On Being a Reader – Even of Scripture

Pride and Prejudice - PenguinIn 1972, Tony Tanner’s introduction to Jane Austen’s Pride and Prejudice notes:

For during a decade in which Napoleon was effectively engaging, if not transforming, Europe, Jane Austen composed a novel in which the most important events are the fact that a man changes his manners and a young lady changes her mind… Jane Austen’s book is, most importantly, about pre-judging and re-judging. It is a drama of recognition – re-cognition, that act by which the mind can look again at a thing and if necessary make revisions and amendments until it sees the thing as it really is (368-369).

Tanner’s introduction (see Austen, J. Pride and Prejudice, Penguin Classics edition, 1996), provides a psychological reading of Austen’s masterpiece, using the work of Hume as a lens. In his view, Pride and Prejudice deals with issues of character, decisions and “first impressions” (Austen’s working title for the book before its publication).

In the same edition an updated introduction is provided by Vivien Jones, who notes:

Written in a period of political crisis and social mobility, [Austen’s novels] are strategic critical analyses of the moral values and modes of behaviour through which a section of the ruling class was redefining itself … She writes, therefore, about femininity and about class: about forms of identity and about marriage as a political institution which reproduces – symbolically as well as literally – the social order. …

Selfconscious, rational, sceptical: Elizabeth is an Enlightenment figure skilfully integrated, through the mechanisms of romantic comedy, into the traditional Burkean hierarchy which Enlightenment values sought to dismantle…

Romantic love makes individual happiness both the motivation and the goal of moral and social change. … So the power to motivate and reward change, both personal and social, lies with the woman. … This plot formula seems to give women, and the values they represent, a lot of power and responsibility. But it is power of a carefully circumscribed kind. The social order has been modified, not radically altered. Austen’s post-revolutionary achievement in Pride and Prejudice is to put Wollstonecraft’s revolutionary femininity at the service of the Burkean ‘family party’ by writing what is still one of the most perfect, most pleasurable and most subtle – and therefore, perhaps, most dangerously persuasive – of romatic love stories (xv, xxxii, xxxv).

Jones and Tanner are two very different readers of the same story, and provide an excellent example of the reality that who the reader is and what they bring to a text makes a decisive difference to the way they read the text and what they see in it.  Tanner sees a wonderfully written romantic comedy devoid of political significance, while Jones sees a wonderfully written romantic comedy that serves as a vehicle for a sophisticated political vision that fuses elements of early feminism and conservative Burkean hierarchy, against a backdrop of revolutionary France.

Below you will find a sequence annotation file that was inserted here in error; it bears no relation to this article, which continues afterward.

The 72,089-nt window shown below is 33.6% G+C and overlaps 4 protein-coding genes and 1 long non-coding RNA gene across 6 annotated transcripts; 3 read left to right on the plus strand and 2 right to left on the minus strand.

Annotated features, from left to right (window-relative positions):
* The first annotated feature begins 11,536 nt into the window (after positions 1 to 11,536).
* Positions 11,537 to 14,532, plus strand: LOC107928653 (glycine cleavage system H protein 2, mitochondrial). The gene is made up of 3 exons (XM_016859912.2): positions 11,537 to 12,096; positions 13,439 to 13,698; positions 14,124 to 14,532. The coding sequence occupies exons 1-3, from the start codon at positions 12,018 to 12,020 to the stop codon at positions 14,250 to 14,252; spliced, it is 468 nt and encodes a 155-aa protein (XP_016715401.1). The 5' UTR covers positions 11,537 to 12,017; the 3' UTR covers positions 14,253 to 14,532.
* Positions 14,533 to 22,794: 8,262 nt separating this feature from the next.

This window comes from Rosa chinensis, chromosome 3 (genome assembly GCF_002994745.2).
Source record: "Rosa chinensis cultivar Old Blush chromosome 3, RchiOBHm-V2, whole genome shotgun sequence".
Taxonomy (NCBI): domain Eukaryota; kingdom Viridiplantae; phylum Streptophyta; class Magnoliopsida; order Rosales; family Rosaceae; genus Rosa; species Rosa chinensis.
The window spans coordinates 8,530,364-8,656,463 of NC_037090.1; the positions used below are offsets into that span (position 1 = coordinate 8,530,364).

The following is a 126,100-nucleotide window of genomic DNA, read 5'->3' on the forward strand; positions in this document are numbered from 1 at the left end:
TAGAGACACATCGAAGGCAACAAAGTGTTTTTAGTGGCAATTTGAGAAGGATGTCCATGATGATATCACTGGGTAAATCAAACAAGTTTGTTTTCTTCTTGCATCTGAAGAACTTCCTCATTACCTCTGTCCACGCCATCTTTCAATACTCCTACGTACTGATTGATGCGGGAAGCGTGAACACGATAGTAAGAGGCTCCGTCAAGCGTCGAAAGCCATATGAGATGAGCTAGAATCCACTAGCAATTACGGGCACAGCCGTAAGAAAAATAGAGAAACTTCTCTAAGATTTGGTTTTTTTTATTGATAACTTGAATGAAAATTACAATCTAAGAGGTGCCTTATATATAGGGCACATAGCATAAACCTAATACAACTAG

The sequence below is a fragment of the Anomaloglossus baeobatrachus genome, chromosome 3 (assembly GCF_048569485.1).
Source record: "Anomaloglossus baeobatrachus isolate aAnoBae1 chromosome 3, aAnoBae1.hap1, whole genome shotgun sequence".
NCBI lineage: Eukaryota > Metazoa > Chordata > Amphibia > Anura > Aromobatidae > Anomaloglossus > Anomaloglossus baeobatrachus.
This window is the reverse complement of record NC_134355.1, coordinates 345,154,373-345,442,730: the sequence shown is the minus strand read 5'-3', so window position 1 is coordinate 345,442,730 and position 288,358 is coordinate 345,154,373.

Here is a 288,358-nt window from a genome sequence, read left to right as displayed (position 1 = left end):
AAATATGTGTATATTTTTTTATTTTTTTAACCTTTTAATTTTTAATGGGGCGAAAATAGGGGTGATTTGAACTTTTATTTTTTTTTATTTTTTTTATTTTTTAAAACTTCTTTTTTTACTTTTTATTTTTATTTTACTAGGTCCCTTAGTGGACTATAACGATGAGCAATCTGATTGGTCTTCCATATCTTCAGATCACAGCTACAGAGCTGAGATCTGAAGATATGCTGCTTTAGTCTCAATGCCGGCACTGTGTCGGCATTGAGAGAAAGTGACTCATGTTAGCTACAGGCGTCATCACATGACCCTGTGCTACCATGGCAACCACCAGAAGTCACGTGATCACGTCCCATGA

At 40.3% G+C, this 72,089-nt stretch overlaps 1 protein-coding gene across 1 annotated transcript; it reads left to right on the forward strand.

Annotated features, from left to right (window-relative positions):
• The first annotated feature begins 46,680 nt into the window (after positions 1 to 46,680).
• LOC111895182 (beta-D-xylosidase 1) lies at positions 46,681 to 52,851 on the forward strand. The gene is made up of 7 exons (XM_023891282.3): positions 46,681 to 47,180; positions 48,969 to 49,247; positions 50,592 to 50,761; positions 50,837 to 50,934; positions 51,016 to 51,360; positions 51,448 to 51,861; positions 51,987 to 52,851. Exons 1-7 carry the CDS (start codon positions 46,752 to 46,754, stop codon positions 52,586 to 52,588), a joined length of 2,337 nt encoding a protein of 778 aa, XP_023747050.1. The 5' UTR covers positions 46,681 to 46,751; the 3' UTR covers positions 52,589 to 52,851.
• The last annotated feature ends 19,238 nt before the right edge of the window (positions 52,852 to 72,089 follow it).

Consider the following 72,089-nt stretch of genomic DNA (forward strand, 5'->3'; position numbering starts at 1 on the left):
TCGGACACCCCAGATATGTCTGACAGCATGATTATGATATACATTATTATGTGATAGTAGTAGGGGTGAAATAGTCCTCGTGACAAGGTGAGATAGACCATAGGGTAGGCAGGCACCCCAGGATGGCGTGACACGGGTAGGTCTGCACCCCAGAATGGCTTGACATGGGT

It is likely that Tanner was unable to even see what Jones has seen in the story. It is not simply that Jones reads as a woman, though I suspect that is part of it. She is also schooled in feminist literature and history and so is alive and sensitive to issues in Austen’s context that Tanner simply did not see. Is Jones over-reading the novel, seeing in it things that are not there? This is a danger confronting every reader, and could legitimately be asked of Tanner as well. But no, her reading of Austen is insightful and well-supported. Both introductions are excellent and well worth reading, and Penguin is to be commended for keeping them both in their revised volume. They highlight development in Austen scholarship between the early 70s and mid 90s, and feminist contributions to literary study.

They alert us also to the significance of the reader¬†which has evident implications for readers of Scripture. We do not simply read the biblical text in some kind of unfiltered way, gaining direct and unmediated access to “the truth.” Every act of reading is also an act of interpretation, and we interpret what we read according to the frameworks of understanding we bring to the text – whether consciously or unconsciously, whether well or ill-informed.

What has shaped you as a reader?

4 thoughts on “On Being a Reader – Even of Scripture

  1. That’s a good illustration; great to have that tension within the text itself. Did Tanner’s ‘intro’ get moved to the back (p. 368!)? An interesting place for an introduction. More a reconsideration, an afterword.
    What shapes me as a reader? I wish I knew better. I realised recently that after spending a lot of time thinking about and studying narrative, I was reviewing every novel I read almost purely in terms of narrative design. Our obsessions start to show pretty quickly.

  2. Thanks Nathan,
    Yes, Tanner’s is moved to the back, but retained rather than replaced, which I think was a good move by Penguin. They have done the same with his (now superseded) intro for Sense and Sensibility in the new edition. Whether it is an overall editorial policy, or reserved for particularly fine introductions, I don’t know.

    I am trying to learn to read simply again. I tend to “study” every book I read lately, which makes my reading frustratingly slow…

  3. There is so much packed into your comments and the introductory quotes. I wish I could just internalise it all and just have it as part of my available repertoire of thoughts.

    1. Thanks David, for dropping by, and I am glad it’s helpful. I also wish I could just internalise it all! That’s a major reason I am trying to “capture” some of this stuff in writing. I felt the two scholars introducing Austen’s book epitomised the point in a far better way than I could ever express it.

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